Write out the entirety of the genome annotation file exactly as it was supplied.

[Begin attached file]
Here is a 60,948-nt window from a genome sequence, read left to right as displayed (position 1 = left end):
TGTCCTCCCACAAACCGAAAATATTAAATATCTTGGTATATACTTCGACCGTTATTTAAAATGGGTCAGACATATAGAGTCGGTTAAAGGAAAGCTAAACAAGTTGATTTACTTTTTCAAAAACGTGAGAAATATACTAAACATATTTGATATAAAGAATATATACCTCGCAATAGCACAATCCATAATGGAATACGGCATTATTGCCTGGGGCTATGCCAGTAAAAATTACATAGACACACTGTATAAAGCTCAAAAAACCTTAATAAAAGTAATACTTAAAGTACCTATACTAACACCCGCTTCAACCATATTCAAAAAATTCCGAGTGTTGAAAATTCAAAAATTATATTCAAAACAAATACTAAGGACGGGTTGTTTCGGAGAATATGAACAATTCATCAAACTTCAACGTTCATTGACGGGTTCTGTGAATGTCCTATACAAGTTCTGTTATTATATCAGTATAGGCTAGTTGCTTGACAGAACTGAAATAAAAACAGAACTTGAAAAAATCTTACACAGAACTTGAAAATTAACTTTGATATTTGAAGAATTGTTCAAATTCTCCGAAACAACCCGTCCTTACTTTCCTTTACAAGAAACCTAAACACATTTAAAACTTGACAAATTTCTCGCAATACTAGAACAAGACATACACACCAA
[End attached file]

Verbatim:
Here is a 60,948-nt window from a genome sequence, read left to right as displayed (position 1 = left end):
TGTCCTCCCACAAACCGAAAATATTAAATATCTTGGTATATACTTCGACCGTTATTTAAAATGGGTCAGACATATAGAGTCGGTTAAAGGAAAGCTAAACAAGTTGATTTACTTTTTCAAAAACGTGAGAAATATACTAAACATATTTGATATAAAGAATATATACCTCGCAATAGCACAATCCATAATGGAATACGGCATTATTGCCTGGGGCTATGCCAGTAAAAATTACATAGACACACTGTATAAAGCTCAAAAAACCTTAATAAAAGTAATACTTAAAGTACCTATACTAACACCCGCTTCAACCATATTCAAAAAATTCCGAGTGTTGAAAATTCAAAAATTATATTCAAAACAAATACTAAGGACGGGTTGTTTCGGAGAATATGAACAATTCATCAAACTTCAACGTTCATTGACGGGTTCTGTGAATGTCCTATACAAGTTCTGTTATTATATCAGTATAGGCTAGTTGCTTGACAGAACTGAAATAAAAACAGAACTTGAAAAAATCTTACACAGAACTTGAAAATTAACTTTGATATTTGAAGAATTGTTCAAATTCTCCGAAACAACCCGTCCTTACTTTCCTTTACAAGAAACCTAAACACATTTAAAACTTGACAAATTTCTCGCAATACTAGAACAAGACATACACACCAA